A VERY rare Celtic sword dating back to the 2nd century BC is the March “exhibit of the month” at the Gemer-Malohont Museum in Rimavská Sobota.
The sword was discovered in 1962 when sand was being quarried in the village of Drňa, said archaeologist Alexander Botoš to the TASR newswire, adding that the sword is very well-preserved.
“This iron Celtic sword was encased in an iron sheath, richly decorated with wrought and engraved ornaments with geometric, floral and zoomorphic motifs. The Celts were known in ancient times for their wild, unyielding and belligerent nature and their women were said to fight as bravely as their men. The typical equipment of a Celtic warrior was a sword, a spear and a shield,” Botoš stated.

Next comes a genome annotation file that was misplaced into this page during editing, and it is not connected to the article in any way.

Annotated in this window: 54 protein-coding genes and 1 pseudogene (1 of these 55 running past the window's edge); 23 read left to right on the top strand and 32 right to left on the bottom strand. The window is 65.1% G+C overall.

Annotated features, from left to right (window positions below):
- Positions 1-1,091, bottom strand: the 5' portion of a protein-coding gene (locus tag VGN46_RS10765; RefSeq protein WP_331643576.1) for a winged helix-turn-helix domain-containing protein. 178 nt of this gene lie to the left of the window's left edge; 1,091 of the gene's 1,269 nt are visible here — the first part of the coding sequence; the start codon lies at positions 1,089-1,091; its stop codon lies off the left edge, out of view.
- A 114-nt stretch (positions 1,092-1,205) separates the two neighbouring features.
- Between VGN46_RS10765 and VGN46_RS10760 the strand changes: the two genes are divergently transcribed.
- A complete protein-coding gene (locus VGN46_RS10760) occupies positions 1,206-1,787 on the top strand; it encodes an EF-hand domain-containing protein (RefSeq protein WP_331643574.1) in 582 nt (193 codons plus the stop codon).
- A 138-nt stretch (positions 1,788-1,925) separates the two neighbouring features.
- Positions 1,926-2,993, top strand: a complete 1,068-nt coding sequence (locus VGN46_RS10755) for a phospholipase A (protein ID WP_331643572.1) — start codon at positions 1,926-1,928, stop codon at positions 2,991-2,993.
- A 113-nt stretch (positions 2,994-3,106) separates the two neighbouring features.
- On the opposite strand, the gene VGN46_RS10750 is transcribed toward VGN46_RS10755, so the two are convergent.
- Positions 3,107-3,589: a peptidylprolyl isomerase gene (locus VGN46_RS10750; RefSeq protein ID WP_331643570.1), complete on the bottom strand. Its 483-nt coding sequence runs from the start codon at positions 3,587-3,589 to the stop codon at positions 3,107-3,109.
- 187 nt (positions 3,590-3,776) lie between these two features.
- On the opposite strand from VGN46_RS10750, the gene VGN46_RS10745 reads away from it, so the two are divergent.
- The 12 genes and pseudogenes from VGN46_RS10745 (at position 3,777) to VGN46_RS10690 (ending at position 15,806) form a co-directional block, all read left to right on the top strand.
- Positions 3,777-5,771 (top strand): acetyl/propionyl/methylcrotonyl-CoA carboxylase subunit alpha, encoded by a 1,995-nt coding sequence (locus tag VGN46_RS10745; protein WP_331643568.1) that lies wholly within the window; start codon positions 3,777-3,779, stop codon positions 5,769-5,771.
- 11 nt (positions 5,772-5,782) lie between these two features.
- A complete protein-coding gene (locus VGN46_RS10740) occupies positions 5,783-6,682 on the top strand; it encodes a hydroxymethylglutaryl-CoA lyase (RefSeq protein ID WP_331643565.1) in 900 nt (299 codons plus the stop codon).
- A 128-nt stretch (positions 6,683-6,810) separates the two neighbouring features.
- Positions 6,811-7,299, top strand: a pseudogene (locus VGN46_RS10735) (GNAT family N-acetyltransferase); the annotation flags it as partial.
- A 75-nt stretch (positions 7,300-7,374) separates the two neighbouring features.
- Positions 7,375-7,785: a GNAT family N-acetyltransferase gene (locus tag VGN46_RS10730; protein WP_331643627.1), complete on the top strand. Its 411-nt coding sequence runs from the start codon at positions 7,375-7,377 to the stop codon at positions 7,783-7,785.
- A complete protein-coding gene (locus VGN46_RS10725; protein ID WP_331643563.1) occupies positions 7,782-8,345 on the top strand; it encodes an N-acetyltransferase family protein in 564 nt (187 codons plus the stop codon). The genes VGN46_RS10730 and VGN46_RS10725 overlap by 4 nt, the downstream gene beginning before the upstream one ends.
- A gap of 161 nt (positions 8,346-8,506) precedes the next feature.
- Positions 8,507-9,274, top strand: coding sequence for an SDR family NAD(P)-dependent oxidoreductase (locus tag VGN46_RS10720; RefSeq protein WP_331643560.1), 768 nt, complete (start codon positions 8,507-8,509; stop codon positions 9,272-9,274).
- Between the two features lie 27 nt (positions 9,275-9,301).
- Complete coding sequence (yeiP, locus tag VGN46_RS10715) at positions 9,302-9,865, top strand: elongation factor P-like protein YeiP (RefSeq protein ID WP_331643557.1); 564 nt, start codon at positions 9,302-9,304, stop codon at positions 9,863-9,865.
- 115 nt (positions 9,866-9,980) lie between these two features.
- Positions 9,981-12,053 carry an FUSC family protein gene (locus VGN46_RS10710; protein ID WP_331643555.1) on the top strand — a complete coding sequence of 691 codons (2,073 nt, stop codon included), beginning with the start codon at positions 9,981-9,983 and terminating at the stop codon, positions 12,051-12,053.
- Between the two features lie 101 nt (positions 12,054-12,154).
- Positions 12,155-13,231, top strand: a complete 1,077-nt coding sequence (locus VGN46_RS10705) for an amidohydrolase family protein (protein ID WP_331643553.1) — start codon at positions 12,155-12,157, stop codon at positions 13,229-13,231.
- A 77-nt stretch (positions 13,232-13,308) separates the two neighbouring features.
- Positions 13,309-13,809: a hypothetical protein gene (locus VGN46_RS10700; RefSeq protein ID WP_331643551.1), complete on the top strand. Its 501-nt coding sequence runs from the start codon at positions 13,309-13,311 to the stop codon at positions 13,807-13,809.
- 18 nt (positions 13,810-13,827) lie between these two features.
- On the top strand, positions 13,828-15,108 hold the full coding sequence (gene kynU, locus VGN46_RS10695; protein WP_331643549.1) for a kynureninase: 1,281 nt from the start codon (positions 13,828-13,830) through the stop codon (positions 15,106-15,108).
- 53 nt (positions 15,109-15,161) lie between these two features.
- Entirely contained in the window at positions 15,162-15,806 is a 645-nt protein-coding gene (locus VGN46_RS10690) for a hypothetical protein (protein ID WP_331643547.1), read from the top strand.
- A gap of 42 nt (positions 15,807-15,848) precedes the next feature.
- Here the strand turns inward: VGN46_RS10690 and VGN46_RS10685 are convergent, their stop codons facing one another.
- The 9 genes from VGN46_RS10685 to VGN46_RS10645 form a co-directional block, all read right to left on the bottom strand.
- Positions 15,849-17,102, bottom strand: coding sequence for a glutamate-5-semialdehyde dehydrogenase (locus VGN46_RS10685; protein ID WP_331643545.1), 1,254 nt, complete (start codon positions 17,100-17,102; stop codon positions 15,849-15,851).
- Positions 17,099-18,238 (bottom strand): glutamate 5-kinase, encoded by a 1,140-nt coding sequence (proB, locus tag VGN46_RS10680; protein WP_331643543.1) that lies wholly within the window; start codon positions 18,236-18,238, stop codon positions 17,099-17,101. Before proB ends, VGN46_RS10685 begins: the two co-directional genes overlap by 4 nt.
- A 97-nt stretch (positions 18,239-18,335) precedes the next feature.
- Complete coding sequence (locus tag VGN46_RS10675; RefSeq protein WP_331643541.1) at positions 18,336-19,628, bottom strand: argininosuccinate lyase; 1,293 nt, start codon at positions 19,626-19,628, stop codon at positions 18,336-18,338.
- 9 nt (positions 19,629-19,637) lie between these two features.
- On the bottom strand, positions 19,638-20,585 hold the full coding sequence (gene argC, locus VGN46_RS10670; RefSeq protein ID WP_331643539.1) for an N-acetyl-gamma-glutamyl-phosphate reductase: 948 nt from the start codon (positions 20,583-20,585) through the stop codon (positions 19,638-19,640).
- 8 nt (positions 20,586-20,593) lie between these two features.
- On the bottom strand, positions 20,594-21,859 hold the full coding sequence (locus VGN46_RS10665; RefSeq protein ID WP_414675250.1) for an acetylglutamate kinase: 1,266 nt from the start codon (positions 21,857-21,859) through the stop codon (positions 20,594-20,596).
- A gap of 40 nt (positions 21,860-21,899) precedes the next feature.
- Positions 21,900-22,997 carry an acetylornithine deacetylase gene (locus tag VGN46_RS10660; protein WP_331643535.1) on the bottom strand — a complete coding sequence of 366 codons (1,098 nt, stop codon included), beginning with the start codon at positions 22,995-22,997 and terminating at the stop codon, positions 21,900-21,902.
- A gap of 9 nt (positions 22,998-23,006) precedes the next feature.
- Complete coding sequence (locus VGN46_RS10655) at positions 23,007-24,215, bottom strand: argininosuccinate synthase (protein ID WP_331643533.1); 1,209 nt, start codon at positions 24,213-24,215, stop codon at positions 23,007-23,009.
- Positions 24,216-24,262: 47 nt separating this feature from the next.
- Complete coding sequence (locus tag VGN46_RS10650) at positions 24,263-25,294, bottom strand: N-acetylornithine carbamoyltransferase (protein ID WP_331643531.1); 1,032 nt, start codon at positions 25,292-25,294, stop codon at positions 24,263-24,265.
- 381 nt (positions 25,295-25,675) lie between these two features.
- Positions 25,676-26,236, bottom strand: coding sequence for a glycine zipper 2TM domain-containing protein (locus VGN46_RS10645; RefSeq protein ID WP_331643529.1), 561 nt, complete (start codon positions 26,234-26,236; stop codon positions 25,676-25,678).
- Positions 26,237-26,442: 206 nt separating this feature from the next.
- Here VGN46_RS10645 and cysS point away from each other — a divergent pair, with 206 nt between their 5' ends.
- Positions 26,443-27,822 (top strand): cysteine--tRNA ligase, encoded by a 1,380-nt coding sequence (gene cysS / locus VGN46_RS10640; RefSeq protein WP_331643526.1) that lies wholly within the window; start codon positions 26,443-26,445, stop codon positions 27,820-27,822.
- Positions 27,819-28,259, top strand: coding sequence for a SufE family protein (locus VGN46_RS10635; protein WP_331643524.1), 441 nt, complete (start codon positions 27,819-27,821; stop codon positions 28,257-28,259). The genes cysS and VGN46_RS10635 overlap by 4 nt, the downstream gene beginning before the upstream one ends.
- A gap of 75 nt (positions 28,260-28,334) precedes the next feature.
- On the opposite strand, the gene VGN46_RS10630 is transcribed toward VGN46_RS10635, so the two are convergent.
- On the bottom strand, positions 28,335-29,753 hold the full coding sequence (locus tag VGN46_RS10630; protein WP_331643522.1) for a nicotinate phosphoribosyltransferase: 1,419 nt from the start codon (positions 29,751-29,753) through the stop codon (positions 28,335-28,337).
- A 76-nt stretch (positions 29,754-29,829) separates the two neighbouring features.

The archaeologist added that the Celts had established an important enclave in this area in the 3rd and 2nd centuries BC and that the site in Drňa ranks among the most important Celtic burial sites in the Carpathian Basin.
“In the course of the 3rd and 2nd century BC, Celts developed a unique artistic expression that was placed primarily on sheaths of swords that have mainly been discovered in the Carpathian basin. These swords were symbols of social status as they were owned only by leaders of the Celtic world. The swords were about 80 centimetres long,” Botoš told TASR.
2. Apr 2012 at 0:00 | Compiled by Zuzana Vilikovská